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Learning Prolog: Lab Session #3

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I'm back with the third post in this (rather unexpected) series! I think I might be getting the hang of this. It's rather abstract and difficult to visualise though. Perhaps there's a tool out there that lets you visualise your Prolog programs to better understand them (If you know of one, please leave a comment down below!) This week's lab introduced the idea of rules. A rule in Prolog is basically if this then at. For example, if the temperature is low and there are lots of clouds in the sky, the weather can be considered bad.

Here's an example:

weather(bad) :-
    temperature(low),
    cloud(high),
    visibility(low).

weather(good) :-
    temperature(high),
    cloud(low),
    visibility(high).

weather(unsure).

temperature(low).
cloud(high).
visibility(low).

(Pastebin, Raw)

The last 3 lines of the above describe the weather at the moment - feel free to change them. The :- bit is simply the equivalent of the IF syntax in Prolog (rather odd if you ask me). Anyway, using the above we can now ask Prolog what the weather is like so:

?- weather(What).
What = bad .

Note that you nad to press enter in order to tell Prolog that it got the correct answer. This is because it has detected that there are other possible answers that it hasn't evaluated yet. You can press space to tell Prolog that it hasn't found the correct answer, but more on this later.

The above, in english, says something like this:

The weather is bad if the temperature is low, there's lots of cloud cover and visibility is low. The weather is good if the temperature is high, there aren't many clouds about and visibility is high. If the weather is neither of the above, then we are unsure about whether the weather good or bad.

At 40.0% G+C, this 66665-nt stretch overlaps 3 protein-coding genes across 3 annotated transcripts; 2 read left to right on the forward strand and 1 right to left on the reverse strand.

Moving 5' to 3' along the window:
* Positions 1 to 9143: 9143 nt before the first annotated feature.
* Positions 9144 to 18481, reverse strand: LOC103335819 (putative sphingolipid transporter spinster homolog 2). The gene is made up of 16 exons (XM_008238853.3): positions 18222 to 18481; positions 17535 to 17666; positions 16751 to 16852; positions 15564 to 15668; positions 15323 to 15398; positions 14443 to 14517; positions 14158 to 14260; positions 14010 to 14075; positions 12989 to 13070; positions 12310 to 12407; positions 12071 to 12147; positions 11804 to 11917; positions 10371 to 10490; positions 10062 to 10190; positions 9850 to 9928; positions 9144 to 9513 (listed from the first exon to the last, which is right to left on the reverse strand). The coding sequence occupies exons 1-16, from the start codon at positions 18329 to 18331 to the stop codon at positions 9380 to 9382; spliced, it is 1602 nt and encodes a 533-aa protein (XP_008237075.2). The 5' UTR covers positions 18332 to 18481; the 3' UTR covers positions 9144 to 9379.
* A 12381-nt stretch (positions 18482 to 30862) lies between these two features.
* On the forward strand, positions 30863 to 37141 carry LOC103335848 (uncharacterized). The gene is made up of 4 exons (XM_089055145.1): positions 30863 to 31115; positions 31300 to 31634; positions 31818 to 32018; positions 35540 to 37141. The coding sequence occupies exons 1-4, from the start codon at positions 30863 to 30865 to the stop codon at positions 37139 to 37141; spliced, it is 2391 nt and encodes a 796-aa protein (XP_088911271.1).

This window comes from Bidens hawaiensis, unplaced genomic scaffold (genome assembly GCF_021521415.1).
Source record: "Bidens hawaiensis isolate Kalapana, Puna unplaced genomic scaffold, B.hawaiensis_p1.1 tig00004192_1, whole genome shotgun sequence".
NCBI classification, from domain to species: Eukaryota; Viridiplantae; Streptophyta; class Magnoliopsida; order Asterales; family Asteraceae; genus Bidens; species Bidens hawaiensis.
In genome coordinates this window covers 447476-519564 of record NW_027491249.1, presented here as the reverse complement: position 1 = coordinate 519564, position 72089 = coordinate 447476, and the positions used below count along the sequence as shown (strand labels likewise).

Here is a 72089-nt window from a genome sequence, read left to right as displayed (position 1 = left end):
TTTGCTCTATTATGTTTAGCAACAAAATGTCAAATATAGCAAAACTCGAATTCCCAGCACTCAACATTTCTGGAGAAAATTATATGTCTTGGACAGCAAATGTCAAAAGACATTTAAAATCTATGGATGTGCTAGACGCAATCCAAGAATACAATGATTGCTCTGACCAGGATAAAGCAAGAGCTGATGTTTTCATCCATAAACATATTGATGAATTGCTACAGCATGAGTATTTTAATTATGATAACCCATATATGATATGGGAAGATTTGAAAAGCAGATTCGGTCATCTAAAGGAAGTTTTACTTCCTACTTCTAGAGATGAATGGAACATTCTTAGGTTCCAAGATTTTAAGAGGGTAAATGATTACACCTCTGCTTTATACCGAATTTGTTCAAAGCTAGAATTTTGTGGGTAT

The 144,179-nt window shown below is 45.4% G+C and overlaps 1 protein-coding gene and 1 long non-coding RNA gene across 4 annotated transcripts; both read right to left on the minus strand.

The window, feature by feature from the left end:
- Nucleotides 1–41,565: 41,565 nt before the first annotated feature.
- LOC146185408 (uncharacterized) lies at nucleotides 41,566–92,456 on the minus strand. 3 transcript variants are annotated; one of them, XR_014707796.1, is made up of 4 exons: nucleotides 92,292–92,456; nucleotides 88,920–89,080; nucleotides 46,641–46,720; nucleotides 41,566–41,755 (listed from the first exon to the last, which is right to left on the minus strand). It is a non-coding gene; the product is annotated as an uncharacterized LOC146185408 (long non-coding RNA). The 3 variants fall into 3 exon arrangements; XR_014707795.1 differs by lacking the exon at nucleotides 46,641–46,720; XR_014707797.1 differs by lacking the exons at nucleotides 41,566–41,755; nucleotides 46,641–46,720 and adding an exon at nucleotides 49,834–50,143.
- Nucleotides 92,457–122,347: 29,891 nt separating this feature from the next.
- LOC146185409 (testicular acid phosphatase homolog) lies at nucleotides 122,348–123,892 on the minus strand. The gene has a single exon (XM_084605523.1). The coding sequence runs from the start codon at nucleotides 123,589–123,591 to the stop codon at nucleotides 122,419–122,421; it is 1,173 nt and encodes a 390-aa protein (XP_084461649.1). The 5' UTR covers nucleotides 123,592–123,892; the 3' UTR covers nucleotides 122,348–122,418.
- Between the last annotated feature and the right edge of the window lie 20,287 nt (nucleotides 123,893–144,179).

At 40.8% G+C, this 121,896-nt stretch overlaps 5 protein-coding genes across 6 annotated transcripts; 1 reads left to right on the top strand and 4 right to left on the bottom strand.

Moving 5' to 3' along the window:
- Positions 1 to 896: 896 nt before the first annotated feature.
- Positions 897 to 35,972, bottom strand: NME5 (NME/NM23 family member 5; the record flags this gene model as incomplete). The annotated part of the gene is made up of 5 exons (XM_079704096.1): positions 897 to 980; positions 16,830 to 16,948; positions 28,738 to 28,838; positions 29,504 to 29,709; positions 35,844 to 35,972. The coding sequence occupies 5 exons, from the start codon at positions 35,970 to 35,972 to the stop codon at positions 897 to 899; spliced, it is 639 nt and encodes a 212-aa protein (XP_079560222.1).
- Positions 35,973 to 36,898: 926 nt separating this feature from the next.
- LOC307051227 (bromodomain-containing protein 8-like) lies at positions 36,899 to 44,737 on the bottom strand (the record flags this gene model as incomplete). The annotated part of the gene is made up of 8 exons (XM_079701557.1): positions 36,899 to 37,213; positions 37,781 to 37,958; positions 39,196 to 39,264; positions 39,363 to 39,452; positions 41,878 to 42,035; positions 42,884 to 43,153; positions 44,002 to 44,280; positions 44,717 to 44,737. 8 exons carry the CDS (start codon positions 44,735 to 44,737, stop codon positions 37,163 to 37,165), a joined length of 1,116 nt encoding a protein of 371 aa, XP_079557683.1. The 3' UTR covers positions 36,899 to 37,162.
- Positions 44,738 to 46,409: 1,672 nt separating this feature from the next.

We can also use rules in Prolog to categorise something based on a set of rules. Here's an example that works out what category a test score would fall into.

grade(distinction, Mark) :-
    Mark >= 70.
grade(pass, Mark) :-
    Mark >= 40,
    Mark < 70.
grade(fail, Mark) :-
    Mark < 40.

(Pastebin, Raw)

Using the above, we can ask Prolog questions like this:

What grade would I get if I got a mark of 86?

What grade would a mark of 52 be?

And so on. Here's how you would ask Prolog the above questions:

?- grade(Category, 87).
Category = distinction .

?- grade(Category, 52).
Category = pass .

?- grade(Category, 11).
Category = fail.

verything was all going rather well, until I got to the final excersize. It was based on getting Prolog to tell you whether a car fault was electrical or not. Here's a description of what we were asked to do:

A car fault is electrical if the car won't start or the lights are broken. A car fault is also electrical if the car won't start and the lights won't work, or the battery is flat.

After some thought, I came up with the following:

car_fault(electrical) :- % colon-if represents IF in Prolog.
    wont_start; % Semi-colons represent OR in Prolog.
    lights_broken. % Full stops terminate rules.
car_fault(electrical) :-
    (wont_start, % Commas represent AND in Prolog.
    lights_broken);
    flat_battery.

wont_start.
lights_broken.

Where you define any combination of wont_start., lights_broken. or flat_battery beneath the rules, depending in your situation. However, I got a nasty error when I tried to run it, complaining that I hadn't defined something. After sone looking into it (and some help from my lecturer), we found that you need to explicitly tell Prolog that it's OK if lights_broken., wont_start., or flat_battery. aren't defined, and that it shouldn't throw an error. You can do this like so:

:- dynamic wont_start/0.
:- dynamic flat_battery/0.
:- dynamic lights_broken/0.

(Full version: Pastebin, Raw)

Then you can ask Prolog whether your car has an electrical fault like so:

?- car_fault(What).
What = electrical .

...and Prolog will reply that yes, it is an electrical fault if the above rules are met. Otherwise, it will reply false. To practice, try extending the above to include the following:

A car fault is mechanical if the windows have been smashed.

A car fault is also mechanical if the engine is smoking, or if the engine is making a loud noise.

Just ask in the comments for the answer to the above, or if you need help. Also note that I can't tell who's reading this blog if you don't comment! I don't have any analytics set up at all.

Update 16th Jan 2016: An anonymous commenter (please leave your name next time!) alerted me to a mistake in the test grading example. I've fixed it now, thank you!

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